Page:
(Carl Grody, LISW-S, specializes in family therapy at Grody Family Counseling in Worthington, Ohio. He’s a trained group leader in the Incredible Years parenting program, and he’s also the family therapy columnist for Columbus Parent magazine. For an appointment with Carl, call 614-477-5565.)
Q: I suffered a traumatic loss recently, and some friends told me I should “find meaning” in the loss and move on. I know they want me to feel better, but I’m having a hard time finding anything good right now. How can I find the meaning they keep talking about?
A: The ability to find positive meaning in trauma/loss is indeed helpful in recovering and being able to move on with your life. Viktor Frankl described this as, “finding meaning in your suffering,” in his classic about dealing with trauma, Man’s Search for Meaning.
But before you can do that, you have to let yourself feel the pain of the loss. Too often, people look for meaning before processing their feelings, leaving grief unresolved and buried deep inside. Feelings will always work their way back out, so it’s simpler to accept and work through them.
It’s also important not to pressure yourself to find “the meaning” even when you think you’re ready. Be patient; meaning often comes from the process of grieving itself. If you push to find it, you’ll just frustrate yourself. Often, people rush to find meaning because they hate experiencing the loss and the pain. But true meaning doesn’t mask the grieving process; it’s part of it.
There are some things, though, that might help you work through your feelings:
— Talk about how you feel with supportive friends and family members.
— Keep a journal about your thoughts and feelings. Studies show that the act of putting pen to paper engages a part of the brain that isn’t engaged just by talking.
— Join a support group. The group members can help you work through your loss, and you might even find meaning by helping others in a similar situation. (But be careful about helping others before you’re really ready. You might trigger your own unresolved feelings.)
— And, of course, quality counseling can help when you feel stuck trying to make sense of what happened.
That’s really the key to dealing with trauma. It’s not necessarily about finding something positive; it’s about trying to make sense of your loss. That doesn’t mean the trauma will ever be “OK”; it means that your brain can finally process and accept what happened, even when you don’t like it.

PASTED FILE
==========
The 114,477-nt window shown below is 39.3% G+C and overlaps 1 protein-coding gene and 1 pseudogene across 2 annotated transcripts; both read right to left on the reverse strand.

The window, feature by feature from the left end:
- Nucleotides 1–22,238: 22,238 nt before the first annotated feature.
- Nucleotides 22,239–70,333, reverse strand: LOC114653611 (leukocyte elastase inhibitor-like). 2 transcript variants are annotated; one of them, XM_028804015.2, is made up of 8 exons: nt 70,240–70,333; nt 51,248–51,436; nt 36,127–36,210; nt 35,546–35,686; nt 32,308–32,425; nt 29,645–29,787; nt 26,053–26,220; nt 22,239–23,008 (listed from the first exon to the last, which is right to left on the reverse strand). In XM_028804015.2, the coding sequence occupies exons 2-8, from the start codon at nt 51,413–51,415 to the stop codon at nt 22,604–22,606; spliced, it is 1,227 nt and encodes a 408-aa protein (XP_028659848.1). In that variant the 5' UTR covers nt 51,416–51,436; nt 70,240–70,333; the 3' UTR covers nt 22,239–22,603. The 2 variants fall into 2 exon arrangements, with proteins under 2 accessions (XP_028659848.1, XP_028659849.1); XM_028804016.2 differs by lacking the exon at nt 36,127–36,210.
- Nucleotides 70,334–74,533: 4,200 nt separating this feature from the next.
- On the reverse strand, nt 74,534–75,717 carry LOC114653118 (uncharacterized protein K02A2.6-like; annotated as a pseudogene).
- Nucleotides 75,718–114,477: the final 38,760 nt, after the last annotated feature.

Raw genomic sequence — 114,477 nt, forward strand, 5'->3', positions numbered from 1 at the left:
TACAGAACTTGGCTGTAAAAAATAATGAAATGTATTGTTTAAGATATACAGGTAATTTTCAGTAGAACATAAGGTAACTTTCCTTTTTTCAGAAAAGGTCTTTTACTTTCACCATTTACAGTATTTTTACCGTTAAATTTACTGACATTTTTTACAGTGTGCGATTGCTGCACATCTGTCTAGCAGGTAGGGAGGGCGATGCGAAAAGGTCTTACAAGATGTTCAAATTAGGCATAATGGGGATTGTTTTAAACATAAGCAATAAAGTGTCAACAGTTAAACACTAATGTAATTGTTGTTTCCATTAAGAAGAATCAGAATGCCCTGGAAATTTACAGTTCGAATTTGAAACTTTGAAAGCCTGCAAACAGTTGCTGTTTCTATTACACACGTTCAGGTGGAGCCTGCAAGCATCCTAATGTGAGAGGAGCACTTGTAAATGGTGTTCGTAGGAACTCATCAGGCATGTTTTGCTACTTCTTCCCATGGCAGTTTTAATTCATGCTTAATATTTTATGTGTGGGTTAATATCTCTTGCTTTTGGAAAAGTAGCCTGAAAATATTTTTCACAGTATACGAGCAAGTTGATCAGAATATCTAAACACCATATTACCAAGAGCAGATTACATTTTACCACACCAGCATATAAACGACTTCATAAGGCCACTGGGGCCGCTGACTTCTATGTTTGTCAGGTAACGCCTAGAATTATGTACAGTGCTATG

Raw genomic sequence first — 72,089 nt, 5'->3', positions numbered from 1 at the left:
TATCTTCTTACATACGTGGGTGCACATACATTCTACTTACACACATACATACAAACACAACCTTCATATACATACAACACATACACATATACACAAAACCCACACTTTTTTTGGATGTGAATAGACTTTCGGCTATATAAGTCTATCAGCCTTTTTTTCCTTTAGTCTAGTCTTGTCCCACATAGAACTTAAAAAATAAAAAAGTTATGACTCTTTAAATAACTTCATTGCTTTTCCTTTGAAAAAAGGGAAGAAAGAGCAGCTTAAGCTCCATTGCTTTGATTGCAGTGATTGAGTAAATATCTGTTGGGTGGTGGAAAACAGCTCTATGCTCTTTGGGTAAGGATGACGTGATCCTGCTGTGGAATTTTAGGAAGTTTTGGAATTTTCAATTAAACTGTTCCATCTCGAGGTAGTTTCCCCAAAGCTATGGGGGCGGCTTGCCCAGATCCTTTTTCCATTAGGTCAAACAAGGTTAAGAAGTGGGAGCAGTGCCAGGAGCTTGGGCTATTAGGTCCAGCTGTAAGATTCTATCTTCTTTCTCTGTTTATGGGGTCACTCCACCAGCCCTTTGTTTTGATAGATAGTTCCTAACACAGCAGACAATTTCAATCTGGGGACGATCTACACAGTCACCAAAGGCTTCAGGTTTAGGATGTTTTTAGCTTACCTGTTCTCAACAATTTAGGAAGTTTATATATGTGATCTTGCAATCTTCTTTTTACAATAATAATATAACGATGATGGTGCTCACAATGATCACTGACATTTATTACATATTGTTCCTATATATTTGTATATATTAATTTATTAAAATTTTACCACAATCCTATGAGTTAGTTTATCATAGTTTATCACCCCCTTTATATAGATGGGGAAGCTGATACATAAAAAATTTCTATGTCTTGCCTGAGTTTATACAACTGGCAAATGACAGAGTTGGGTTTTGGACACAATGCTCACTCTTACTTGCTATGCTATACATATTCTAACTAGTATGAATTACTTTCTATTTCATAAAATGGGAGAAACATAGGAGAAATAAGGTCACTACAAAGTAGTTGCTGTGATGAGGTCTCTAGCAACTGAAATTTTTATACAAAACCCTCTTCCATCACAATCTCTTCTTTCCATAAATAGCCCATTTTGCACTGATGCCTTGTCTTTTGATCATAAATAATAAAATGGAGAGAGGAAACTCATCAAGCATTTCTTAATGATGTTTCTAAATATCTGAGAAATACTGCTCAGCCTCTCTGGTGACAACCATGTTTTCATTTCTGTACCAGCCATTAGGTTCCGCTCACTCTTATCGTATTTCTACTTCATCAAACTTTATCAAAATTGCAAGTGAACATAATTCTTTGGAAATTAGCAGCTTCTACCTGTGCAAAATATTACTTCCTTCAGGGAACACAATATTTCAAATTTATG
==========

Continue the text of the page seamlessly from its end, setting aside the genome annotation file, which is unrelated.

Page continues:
(Carl Grody, LISW-S, specializes in family therapy in Worthington, Ohio. He’s a trained group leader in the Incredible Years parenting program, and he’s also the family therapy columnist for Columbus Parent magazine. For an appointment with Carl, call 614-477-5565.)
People sometimes tell me that their family needs therapy, but nobody in the family would ever agree to come.
My advice: Come without them.
I know that sounds like nonsense. How can you figure out who’s to blame without the whole family there? How can you help people see where they’re wrong? How can you tell them what to fix when they’re not in the room?
I can’t, but that’s OK. Those aren’t the things that I do, anyway. It’s not my job to decide who’s right or wrong, or to point the accusing finger of blame, or to prescribe miracle cures for your family. Instead, my job is to get to know you, to understand your stories as individuals and as a group, and to explore with you possible small changes that should lead to larger, positive changes in the family system.
How we do that together is by exploring not only what happens when the problem is present, but what’s going on when the problem doesn’t have the family in its grip. We call these moments “exceptions to the problem behavior,” but maybe we ought to call them, “stuff you do most of the time but don’t notice because things are going well when you do them.”
Still, wouldn’t we need more than one family member in the room to help create positive change? Ideally, yes, but it’s not necessary. That’s because the family is a system. (If you’re a regular reader of my blog, you can skip this paragraph; you’ve heard this before.) A system is simply a pattern of communications, behaviors, and reactions to those behaviors that happen over and over again. For example, if a kid habitually leaves his dirty boots in the kitchen instead of the mud room, his mother might habitually react by getting mad and yelling at him. If she starts to get really angry, then Dad will jump in to calm Mom down, like he always does. And when Dad jumps in, then Sister … well, you get the idea.
To create change, we don’t need 10 people on the edge of their seats in my office. (I don’t even have 10 seats in my office.) We just need one person who’s willing to break the pattern. If that person changes what they do, everyone else has to change their reactions, too.
For example, I had one client who came to see me because of a relative’s relationship with Depression. The relative had a life change that damaged how he saw himself, and she was worried that Depression would never let him go. He also refused to come see me. But she kept coming in, and we explored possible ways that she could change how she reacted to him. She started concentrating on the positive things that he did, and she worked piece by piece to help him see that he still had value and potential. Gradually, Depression loosened its hold on him even though he never showed up in my office.
One final thought – often, teens are the ones who don’t want to come to family therapy. That’s OK. Much of my family work involves meeting with just the parents, anyway. But if you really want your teenager to attend family therapy, just say this: “You don’t have to go with us, but we’re going anyway, and we’re going to be talking about you.”
Works almost every time.
(Carl Grody, LISW-S, specializes in family therapy. He’s a trained group leader in the Incredible Years parenting program, and he’s the family therapy columnist for Columbus Parent magazine. For an appointment with Carl, call 614-477-5565.)